Canal locks have been around for centuries, and are both elegant yet ingenious.
In the early days of canals, locks were not necessary. Engineers built them on flat land; gradients were not an issue. However, canals are man-made structures originally designed for work, not pleasure. To make best use of them, they needed to go where the factories were – hills and all.
Locks were invented to let boats travel up and down gradients on water. They work like an ‘aqua lift’; the boat is enclosed in a chamber, which is either filled with or emptied of water. This commonly carries the boat up or down a height change of several metres.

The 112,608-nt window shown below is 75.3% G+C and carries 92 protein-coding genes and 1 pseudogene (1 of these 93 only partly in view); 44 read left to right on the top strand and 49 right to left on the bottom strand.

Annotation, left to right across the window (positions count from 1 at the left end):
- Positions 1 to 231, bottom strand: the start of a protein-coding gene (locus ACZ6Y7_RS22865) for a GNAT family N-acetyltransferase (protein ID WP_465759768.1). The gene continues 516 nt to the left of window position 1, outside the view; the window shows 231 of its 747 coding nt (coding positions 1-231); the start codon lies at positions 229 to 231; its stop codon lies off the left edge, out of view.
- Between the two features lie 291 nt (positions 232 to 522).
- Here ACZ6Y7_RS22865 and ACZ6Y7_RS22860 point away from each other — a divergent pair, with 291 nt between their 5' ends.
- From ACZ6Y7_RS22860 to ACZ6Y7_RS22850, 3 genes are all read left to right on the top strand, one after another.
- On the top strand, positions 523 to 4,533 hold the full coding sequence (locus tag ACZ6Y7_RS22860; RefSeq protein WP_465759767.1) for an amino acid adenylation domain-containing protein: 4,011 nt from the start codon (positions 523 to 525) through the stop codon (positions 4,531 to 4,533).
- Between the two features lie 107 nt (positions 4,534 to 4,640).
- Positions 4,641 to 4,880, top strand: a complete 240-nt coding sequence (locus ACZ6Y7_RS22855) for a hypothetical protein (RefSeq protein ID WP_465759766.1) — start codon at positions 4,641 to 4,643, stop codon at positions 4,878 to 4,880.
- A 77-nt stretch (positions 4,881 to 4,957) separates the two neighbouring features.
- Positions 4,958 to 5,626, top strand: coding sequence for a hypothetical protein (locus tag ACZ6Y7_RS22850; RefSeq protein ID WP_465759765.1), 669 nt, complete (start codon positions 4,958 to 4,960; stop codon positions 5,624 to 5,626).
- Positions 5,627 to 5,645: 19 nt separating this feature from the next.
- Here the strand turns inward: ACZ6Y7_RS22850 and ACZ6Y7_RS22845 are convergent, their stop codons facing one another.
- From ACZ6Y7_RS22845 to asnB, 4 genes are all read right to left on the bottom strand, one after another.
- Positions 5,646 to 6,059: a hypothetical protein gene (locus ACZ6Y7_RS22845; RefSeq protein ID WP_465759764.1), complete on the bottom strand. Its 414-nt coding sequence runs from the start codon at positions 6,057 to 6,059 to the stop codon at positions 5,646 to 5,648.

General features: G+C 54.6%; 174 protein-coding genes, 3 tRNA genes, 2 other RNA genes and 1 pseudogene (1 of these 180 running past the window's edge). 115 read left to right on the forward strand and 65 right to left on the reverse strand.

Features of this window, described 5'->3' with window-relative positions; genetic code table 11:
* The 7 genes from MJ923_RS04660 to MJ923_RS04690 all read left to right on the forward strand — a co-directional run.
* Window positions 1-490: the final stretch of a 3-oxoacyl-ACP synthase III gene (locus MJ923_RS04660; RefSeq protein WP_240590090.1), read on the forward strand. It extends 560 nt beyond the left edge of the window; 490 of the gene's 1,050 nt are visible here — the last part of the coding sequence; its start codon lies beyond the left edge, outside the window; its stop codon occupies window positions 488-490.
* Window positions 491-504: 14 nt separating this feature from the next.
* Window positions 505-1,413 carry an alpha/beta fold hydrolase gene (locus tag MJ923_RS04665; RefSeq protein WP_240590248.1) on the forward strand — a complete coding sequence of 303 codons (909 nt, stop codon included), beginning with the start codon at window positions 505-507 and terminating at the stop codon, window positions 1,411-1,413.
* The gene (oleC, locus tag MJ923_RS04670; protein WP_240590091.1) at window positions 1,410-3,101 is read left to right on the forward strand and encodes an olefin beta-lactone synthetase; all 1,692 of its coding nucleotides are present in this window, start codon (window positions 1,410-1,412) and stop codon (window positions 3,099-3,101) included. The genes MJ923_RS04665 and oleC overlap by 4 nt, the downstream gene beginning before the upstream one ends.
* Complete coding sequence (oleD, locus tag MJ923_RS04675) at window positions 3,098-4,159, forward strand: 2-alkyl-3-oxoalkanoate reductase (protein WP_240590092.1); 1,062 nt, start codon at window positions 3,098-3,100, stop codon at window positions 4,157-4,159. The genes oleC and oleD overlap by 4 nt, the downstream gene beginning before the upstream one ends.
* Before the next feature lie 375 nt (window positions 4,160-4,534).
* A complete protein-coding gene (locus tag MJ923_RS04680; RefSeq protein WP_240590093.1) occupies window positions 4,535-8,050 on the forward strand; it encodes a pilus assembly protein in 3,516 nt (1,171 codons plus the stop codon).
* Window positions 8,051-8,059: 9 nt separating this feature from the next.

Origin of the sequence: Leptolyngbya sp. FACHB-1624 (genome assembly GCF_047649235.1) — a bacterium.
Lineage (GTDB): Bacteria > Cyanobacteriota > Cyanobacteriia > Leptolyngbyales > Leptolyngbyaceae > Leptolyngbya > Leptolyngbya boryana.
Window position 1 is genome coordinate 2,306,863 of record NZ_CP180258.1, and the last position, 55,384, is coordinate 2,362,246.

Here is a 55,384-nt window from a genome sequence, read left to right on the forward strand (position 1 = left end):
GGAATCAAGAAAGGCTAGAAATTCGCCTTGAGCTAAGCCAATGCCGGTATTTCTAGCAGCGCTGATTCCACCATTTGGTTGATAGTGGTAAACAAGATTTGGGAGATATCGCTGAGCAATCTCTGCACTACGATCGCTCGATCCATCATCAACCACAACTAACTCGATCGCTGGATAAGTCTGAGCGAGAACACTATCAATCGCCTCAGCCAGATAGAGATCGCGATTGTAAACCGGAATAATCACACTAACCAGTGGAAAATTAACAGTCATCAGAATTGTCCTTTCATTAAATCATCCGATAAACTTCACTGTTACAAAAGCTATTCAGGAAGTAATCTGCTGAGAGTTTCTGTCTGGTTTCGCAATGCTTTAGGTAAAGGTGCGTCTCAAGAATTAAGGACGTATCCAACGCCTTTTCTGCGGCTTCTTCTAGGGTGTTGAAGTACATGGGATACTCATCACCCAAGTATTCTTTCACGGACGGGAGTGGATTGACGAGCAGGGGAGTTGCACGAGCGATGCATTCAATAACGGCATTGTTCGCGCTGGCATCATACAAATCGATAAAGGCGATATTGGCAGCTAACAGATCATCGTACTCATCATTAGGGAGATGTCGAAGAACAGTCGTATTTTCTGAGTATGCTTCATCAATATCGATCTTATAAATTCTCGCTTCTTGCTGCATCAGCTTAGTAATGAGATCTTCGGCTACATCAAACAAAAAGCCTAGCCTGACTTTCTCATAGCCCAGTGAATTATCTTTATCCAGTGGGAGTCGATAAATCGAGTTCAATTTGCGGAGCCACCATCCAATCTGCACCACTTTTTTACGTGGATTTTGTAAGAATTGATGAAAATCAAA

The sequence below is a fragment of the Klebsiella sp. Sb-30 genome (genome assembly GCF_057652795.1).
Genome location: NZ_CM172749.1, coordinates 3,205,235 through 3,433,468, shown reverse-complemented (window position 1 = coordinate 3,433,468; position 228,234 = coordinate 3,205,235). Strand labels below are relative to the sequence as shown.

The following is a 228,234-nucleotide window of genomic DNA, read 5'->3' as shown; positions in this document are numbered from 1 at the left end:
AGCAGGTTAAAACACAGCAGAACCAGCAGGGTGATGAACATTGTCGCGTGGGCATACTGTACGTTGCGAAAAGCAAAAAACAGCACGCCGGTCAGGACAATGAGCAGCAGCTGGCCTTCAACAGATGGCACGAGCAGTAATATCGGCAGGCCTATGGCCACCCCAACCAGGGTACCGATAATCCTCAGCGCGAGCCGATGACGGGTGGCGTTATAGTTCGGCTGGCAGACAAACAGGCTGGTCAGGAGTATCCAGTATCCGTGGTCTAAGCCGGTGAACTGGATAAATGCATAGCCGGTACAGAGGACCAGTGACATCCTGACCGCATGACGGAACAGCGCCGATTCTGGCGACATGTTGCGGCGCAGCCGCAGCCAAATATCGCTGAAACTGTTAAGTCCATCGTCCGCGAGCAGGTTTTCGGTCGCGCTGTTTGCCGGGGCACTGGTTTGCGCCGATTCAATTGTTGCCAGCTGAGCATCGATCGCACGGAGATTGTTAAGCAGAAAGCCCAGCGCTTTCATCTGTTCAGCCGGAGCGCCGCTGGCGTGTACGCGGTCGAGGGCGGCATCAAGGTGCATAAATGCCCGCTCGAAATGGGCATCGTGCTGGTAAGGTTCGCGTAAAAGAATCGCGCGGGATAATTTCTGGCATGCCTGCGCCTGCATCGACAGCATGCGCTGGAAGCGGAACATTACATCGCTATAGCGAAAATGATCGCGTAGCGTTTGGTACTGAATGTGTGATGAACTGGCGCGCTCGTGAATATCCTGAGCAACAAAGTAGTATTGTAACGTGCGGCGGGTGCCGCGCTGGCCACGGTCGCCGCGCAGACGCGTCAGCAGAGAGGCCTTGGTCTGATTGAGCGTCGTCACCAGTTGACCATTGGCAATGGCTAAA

Where there is a steep gradient to climb, there are numerous locks spaced across the gradient. These can either be individual locks separated by a lock-free waterway, or a ‘staircase’ – these are faster as the ‘upper’ gate of one lock is the ‘lower’ gate of another.
Each lock cycle involves the transfer of many tens of thousands of gallons of water. On artificial canals, it is important this water flow is managed to ensure the canal does not run dry. Luckily, the historic engineers considered this too, ensuring even Victorian lock systems work as well today as they always have.